Agriculture

Scientists' Cheat Sheet for Improving Global Food Production


A rice farmer walks through terraced paddy fields in Yabu City, Japan

Photograph by Tomohiro Ohsumi/Bloomberg

A rice farmer walks through terraced paddy fields in Yabu City, Japan

Even as the world’s population increases and an expanding global middle class demands more meat-intensive diets, climate change is altering conditions for agriculture. Scientists and policymakers are concerned about future food security.

But recent research isn’t all doom and gloom. A study published July 18 in the journal Science identifies “a small set of regions, crops, and actions that provide strategic global opportunities” to increase yields significantly while reducing the adverse environmental impacts of agriculture—in other words, a handy to-do list of easy measures to improve global food production substantially.

The report focuses on 17 key crops that provide 86 percent of the world’s calories (plus cotton, which consumes much water). Together these crops—which include wheat, corn, and rice—cover 58 percent of the planet’s farmland and gulp 92 percent of its water from irrigation. They also account for roughly 70 percent of applied nitrogen and phosphorus fertilizers and pesticides.

“One goal for achieving future food security is to grow more food on the existing land,” write the scientists, who are based at Harvard University, the University of Minnesota, the Environmental Working Group in Washington, D.C., and Germany’s University of Bonn. They estimate that boosting yields in low-performing regions could produce enough food “to meet the basic needs of [about] 850 million people.”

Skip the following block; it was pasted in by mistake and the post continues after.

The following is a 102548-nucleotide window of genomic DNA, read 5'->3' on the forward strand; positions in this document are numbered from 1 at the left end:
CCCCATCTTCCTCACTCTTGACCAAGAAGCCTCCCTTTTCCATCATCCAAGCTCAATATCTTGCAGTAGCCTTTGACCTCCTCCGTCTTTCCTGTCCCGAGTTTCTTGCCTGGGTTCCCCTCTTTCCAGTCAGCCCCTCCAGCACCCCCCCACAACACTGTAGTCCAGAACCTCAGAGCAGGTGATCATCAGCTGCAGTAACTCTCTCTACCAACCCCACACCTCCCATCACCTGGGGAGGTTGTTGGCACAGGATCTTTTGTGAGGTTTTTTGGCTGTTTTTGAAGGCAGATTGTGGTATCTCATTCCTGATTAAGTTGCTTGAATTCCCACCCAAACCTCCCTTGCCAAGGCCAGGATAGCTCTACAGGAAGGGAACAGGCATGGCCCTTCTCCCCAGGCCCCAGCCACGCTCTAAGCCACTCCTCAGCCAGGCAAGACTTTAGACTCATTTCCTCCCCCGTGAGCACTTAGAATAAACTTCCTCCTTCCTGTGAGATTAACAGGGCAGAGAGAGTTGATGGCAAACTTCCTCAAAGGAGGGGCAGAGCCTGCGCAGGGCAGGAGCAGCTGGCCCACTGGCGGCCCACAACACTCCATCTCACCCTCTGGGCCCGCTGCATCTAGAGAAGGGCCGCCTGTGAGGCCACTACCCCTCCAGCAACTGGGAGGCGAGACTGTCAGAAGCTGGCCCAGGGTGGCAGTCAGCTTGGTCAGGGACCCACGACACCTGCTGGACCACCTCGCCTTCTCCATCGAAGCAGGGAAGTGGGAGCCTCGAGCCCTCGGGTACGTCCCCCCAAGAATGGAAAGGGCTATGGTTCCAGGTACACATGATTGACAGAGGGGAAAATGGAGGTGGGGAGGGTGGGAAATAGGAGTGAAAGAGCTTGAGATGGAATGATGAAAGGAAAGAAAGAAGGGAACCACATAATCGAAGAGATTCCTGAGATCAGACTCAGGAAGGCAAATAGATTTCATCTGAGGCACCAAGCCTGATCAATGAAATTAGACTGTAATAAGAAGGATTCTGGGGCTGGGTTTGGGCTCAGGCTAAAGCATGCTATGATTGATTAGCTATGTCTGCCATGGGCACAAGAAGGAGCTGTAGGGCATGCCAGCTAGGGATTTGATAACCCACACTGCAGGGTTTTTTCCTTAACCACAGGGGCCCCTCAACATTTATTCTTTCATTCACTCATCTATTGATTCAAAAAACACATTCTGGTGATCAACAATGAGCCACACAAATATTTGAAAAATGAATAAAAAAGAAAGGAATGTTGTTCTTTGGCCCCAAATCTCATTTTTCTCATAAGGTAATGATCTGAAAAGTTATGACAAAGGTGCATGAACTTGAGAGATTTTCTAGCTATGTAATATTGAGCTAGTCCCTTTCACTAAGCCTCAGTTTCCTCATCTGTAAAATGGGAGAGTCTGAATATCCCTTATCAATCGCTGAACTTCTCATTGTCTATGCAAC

The report also identifies countries where aspects of current agricultural practices cause the greatest environmental damage: China, India, Indonesia, Pakistan, Brazil, and the U.S. Brazil and Indonesia make the list for tropical deforestation—clear-cutting old growth for new fields. Pakistan’s failing is highly inefficient irrigation that wastes its limited water resources. The U.S., China, and India are all offenders in multiple categories: wasteful irrigation coupled with overuse of nitrogen and phosphorous. Irrigation accounts for 70 percent of global water withdrawals.

Another recommended target area: reducing food waste. Inefficient food storage and delivery systems (such as unrefrigerated trucks in China) result in enough food waste to feed, in theory, at least another 400 million people. Your mother might have made the same point at the dinner table, and scientists say that, in some sense, she had it right.

Larson is a Bloomberg Businessweek contributor.

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